There were many important, transitional years for women’s fashion during the 19th century. For example, in a single decade sleeves might transform from slender and straight to enormous gigot or leg o’mutton style sleeves. While skirts which began a decade flowing loose around the legs might end the decade standing several feet wide atop a crinoline. In my previous post on the evolution of 19th century gowns (available HERE), I gave a brief, decade-by-decade visual overview of the ever-changing silhouettes of women’s silk dresses in the 1800s. For the transitional years, however, a single image can never sum up an entire decade. With that in mind, I bring you the first in my new series of visual fashion guides to those decades of the 19th century during which women’s fashion underwent the most extreme change.
I begin with the 1820s, a decade which stood between the Regency era (1811-1820) and the Victorian era (1837-1901). This decade is notable in fashion as providing a bridge between the classic, high-waisted Empire styles of the early 19th century and the large sleeved, full-skirted styles of the mid-19th century.
*Please note: These are primarily visual guides – fashion CliffsNotes, if you will. For more in depth information, please consult the recommended links.
According to an 1820 edition of La Belle Assemblée, popular sleeves for evening dresses at the beginning of the year were “short and full.” Meanwhile, flounces or borders of lace, ribbons, and flowers were all the rage. Below is a British ball gown made of silk satin and silk net, embroidered with metal and trimmed with blonde lace.
Describing two ball gowns of particular beauty in February of 1820, La Belle Assemblée states:
“One is of a figured satin of an entire new manufacture, with the figures woven among the satin in such a manner that they are transparent; round the border is a beautiful festoon of roses and their foliage in rich clusters; they are smaller than nature, but faithfully coloured from it. The other ball dress is almost equally attractive by its chaste simplicity: it is of fine white net over white satin, and is finished at the border by two flounces of net, richly embossed with white satin in elegant fancy flowers and foliage.”
While at the end of the year, La Belle Assemblée describes a “superb evening dress of light lavender-coloured figured satin” with a “festoon flounce” caught up with rosettes and sleeves made of fine net “clasped all the way to the wrist.” An example of a somewhat similar style can be seen in the below image of an American striped, silk ball gown with long, sheer sleeves.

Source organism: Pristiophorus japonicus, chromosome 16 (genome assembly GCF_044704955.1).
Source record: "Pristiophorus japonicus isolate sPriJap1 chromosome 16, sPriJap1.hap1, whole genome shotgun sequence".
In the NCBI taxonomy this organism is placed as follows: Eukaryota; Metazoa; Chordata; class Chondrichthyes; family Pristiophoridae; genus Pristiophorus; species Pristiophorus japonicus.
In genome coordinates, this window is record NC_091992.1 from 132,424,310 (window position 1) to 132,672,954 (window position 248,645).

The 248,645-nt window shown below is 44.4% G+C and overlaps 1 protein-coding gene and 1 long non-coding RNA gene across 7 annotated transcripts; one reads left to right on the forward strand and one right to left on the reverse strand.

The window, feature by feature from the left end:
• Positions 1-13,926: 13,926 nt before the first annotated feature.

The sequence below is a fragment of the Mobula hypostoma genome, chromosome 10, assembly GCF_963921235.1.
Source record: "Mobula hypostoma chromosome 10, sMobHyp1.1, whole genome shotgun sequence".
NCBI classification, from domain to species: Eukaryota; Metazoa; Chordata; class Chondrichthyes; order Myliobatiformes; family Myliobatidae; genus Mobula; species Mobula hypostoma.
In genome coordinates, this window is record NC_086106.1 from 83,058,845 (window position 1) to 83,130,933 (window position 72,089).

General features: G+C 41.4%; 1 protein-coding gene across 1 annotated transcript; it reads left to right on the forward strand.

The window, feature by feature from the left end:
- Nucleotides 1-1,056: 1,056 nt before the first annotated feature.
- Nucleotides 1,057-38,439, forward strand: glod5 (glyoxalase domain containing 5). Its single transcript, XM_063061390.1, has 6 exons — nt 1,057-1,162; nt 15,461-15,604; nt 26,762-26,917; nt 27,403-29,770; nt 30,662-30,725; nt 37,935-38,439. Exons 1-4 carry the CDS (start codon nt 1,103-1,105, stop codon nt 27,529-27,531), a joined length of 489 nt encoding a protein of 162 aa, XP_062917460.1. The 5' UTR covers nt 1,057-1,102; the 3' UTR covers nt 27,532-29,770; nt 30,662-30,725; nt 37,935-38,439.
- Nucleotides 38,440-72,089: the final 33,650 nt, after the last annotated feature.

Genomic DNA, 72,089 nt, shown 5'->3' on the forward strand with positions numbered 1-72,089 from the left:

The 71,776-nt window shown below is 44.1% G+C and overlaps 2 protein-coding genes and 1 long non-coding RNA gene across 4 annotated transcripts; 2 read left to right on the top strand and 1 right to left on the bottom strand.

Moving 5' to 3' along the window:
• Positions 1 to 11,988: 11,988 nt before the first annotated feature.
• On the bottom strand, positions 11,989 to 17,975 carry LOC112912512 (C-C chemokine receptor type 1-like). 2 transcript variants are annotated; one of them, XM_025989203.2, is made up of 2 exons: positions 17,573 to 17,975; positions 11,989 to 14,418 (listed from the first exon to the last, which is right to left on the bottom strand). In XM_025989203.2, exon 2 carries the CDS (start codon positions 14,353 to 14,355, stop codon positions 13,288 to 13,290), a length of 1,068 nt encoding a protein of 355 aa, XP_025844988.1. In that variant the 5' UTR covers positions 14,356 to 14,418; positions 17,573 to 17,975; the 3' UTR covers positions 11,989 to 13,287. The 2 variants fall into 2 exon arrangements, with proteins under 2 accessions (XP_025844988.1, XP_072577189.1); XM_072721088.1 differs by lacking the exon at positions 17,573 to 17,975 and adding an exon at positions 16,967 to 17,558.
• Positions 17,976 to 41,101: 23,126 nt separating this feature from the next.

Moving into the year 1821, there is not a great deal of difference in style from the previous year. La Belle Assemblée states that for November of 1821:
“The most favourite dresses are of plain barége silk, with several rows of the same material, bouillonés, either in horizontal lines, or in bias: sometimes, however, flounces in large quiltings are preferred, or full wadded bands in bias.”
As for the sleeves on evening and ball gowns, short and full still prevailed. La Belle Assemblée notes:
“To have the sleeves as short as possible, and to ruck the gloves down below the elbow, let them be as long as they will, seems to be the most important points a woman of fashion has to observe.”
Proceeding into 1822, The Lady’s Monthly Museum reports that silk dresses for the evening continue to be in favor. These dresses are ornamented with “full wadded rouleaux, in half festoons” with short, full sleeves. Also popular during this decade were short, puffed sleeves combined with close-fitting long sleeves, as seen in the below right image of an 1822 British silk visiting gown.
As we advance into 1823, La Belle Assemblée reports that silk is still the chief fabric for evening dress. Short, full sleeves are still quite fashionable as well. As for flounces and trimmings, there is no single popular style. La Belle Assemblée declares:
“Nothing is more versatile than the manner of trimming gowns: festooned flounces, with rosettes between each space, wheat-sheaves, the Indian lotus, rows of quatre-foils; in short, every device that taste and fancy can form; they are all, however, though sometimes embossed, lightly and delicately disposed over the border of the dress, and, with the exception of satin, which is often made use of in these trimmings to mark them well out, are made of crape, gauze, and other slight materials.”
The 1824 edition of La Belle Assemblée reports that “waists are of a charming, moderate length.” In addition to gradually lowering waistlines, 1824 also began to usher in slightly fuller skirts. An example of both is evident in the silk Wedding gown below. Also, take note of the hem of this gown which is finished in what the the Metropolitan Museum of Art refers to as a three-dimensional “hem sculpture.”
When it came to sleeves in 1824, a big change was on the horizon. At the end of the year, La Belle Assemblée mentions the advent of sleeves en gigot, writing: